There were several vaguely obscene moments, including comments about "bondage-ing" and the apropos arrival of Dinah Washington singing "I've Got You Under My Skin."

Bondage chicken

In the meantime, cocktails. This ended up being the summer of shrubs for us, so we decided to play around with various shrub-tails.

What is a shrub?

It's a Colonial era method of preserving fruit that involves the fruit, vinegar, and sugar. Shrubs have recently enjoyed a renaissance in cocktail culture, and the Washington Post food section did an article on them early this summer that proved to be excellent timing, as we made a large variety over the ensuing months to help us deal with the bounty of the CSA and the garden. They're excellent taken neat, as a base for a vinaigrette, with club soda, or, of course, in cocktails.

We've done several "fun with garden produce" evenings with the Food Labbers and Food Lab visitors over the past several months (all of which were good fun and good eating, but none of which amounted to a full lab) that featured various incarnations of shrub-tails, but this was the first time we included them as part of a full lab.

In the traditional 3-1-1/4 (or so) cocktail ratio, we experimented with:
  • Mad Kitchen Scientist's latest batch of kitchen gin - lemon bay shrub - limoncello
  • Silver tequila - pineapple/pineapple sage shrub - orange bitters
  • Mount Gay rum - pineapple/pineapple sage shrub - Angostura bitters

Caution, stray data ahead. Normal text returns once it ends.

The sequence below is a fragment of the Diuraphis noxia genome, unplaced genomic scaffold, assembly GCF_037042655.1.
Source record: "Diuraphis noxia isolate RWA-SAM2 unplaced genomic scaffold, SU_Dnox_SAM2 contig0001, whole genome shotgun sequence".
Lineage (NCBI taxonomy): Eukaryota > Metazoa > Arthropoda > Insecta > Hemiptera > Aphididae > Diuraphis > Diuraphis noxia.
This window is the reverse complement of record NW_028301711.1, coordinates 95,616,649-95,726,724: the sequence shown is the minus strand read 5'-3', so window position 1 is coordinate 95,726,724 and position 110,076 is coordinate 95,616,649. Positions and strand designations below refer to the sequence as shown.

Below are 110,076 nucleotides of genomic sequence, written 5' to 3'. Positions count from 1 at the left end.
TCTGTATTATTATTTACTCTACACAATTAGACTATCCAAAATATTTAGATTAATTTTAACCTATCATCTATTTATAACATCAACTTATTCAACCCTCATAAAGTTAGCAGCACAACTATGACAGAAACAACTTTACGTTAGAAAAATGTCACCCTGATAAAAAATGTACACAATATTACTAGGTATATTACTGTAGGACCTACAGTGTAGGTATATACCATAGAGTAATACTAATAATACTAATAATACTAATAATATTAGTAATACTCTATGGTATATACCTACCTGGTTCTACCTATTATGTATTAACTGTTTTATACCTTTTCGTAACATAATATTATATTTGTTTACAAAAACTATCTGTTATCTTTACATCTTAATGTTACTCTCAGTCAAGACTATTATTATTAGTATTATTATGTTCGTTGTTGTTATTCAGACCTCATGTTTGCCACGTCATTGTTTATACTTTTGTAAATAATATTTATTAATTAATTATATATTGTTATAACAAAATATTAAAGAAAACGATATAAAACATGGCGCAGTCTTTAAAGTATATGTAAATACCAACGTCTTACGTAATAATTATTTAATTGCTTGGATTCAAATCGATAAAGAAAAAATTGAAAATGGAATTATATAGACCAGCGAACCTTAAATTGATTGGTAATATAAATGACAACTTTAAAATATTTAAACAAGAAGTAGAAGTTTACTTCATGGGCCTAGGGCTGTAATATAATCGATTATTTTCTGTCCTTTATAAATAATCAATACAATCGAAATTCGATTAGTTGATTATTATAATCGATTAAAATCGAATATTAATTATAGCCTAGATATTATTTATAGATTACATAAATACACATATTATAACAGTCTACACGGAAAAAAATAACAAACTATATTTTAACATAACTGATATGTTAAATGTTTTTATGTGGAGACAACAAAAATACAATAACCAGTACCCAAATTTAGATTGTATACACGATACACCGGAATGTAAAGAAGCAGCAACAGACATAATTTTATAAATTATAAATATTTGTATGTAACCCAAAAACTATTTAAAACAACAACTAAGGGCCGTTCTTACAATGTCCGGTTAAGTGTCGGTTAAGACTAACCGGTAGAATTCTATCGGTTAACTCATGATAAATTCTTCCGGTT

• Vodka - Thai basil/ginger shrub - ginger liquer
  • Rye whiskey - Thai basil/ginger shrub - absinthe (dubbed The Shruberac)
  • Kitchen gin - pomegranate shrub - rhubarb bitters
We also did a 1-1 with the rye, orange/fennel shrub, and whiskey barrel bitters, and a 1-2-3 mix of amaretto, peach/ginger shrub, and Mouth Gay rum with a little Angostura bitters. (Hey, we had plenty of time while we waited for all the chickens to be done.)

And no, we didn't use all the shrubs we have - the cucumber, strawberry balsamic, cherry, mixed berry, and watermelon mint varieties never made it out of the fridge. Told you it was the summer of shrubs.

They were all quite good, although I must admit that I favored to two rye-based drinks, probably followed by the rum-based options. 

In the end, despite The Executive Committee's observation that "two delights make an epiphany," I remain unconvinced on the merits of chicken. All of the chicken varieties were totally edible and even tasty. The only one that was better than the decadent mashed potatoes Chef Spouse made to go on the side, however, was the saute:

And that was mostly due to the excellently crispy skin and the sauce.


Chef Spouse made six quarts of really excellent chicken stock with the bones, trimmings, and veg slag, so he's happy.

And while I'll eat chicken if presented with it, Chef Spouse just needs to get in a regular cycle of buying bones (and containers of chicken livers) from the Eastern Market poultry guys like he does with the butcher and his veal bones. Because I'm never going to eat enough to keep up with the demand for stock around here when there's duck, pork, lamb, beef, fish, shellfish, game birds, venison, etc. in the world.